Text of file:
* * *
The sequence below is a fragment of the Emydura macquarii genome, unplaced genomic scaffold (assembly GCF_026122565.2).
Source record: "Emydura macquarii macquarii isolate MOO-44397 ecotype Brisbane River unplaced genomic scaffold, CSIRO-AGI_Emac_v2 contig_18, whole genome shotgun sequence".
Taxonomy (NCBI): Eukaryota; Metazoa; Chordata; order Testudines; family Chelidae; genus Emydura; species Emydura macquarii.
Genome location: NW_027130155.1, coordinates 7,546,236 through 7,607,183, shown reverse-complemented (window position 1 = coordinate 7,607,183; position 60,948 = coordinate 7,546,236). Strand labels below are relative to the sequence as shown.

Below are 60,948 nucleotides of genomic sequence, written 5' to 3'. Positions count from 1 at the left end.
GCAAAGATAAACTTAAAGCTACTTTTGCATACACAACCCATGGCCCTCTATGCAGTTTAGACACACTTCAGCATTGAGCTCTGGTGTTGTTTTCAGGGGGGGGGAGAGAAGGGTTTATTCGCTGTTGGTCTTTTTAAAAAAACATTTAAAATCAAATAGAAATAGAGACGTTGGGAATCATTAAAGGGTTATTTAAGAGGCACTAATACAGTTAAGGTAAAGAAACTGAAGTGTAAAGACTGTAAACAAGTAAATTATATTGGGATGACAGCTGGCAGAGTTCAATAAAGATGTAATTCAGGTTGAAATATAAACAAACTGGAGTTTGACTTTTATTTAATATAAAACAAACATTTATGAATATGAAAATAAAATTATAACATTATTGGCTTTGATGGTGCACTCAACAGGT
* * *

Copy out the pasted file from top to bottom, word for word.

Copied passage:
The sequence below is a fragment of the Emydura macquarii genome, unplaced genomic scaffold (assembly GCF_026122565.2).
Source record: "Emydura macquarii macquarii isolate MOO-44397 ecotype Brisbane River unplaced genomic scaffold, CSIRO-AGI_Emac_v2 contig_18, whole genome shotgun sequence".
Taxonomy (NCBI): Eukaryota; Metazoa; Chordata; order Testudines; family Chelidae; genus Emydura; species Emydura macquarii.
Genome location: NW_027130155.1, coordinates 7,546,236 through 7,607,183, shown reverse-complemented (window position 1 = coordinate 7,607,183; position 60,948 = coordinate 7,546,236). Strand labels below are relative to the sequence as shown.

Below are 60,948 nucleotides of genomic sequence, written 5' to 3'. Positions count from 1 at the left end.
GCAAAGATAAACTTAAAGCTACTTTTGCATACACAACCCATGGCCCTCTATGCAGTTTAGACACACTTCAGCATTGAGCTCTGGTGTTGTTTTCAGGGGGGGGGAGAGAAGGGTTTATTCGCTGTTGGTCTTTTTAAAAAAACATTTAAAATCAAATAGAAATAGAGACGTTGGGAATCATTAAAGGGTTATTTAAGAGGCACTAATACAGTTAAGGTAAAGAAACTGAAGTGTAAAGACTGTAAACAAGTAAATTATATTGGGATGACAGCTGGCAGAGTTCAATAAAGATGTAATTCAGGTTGAAATATAAACAAACTGGAGTTTGACTTTTATTTAATATAAAACAAACATTTATGAATATGAAAATAAAATTATAACATTATTGGCTTTGATGGTGCACTCAACAGGT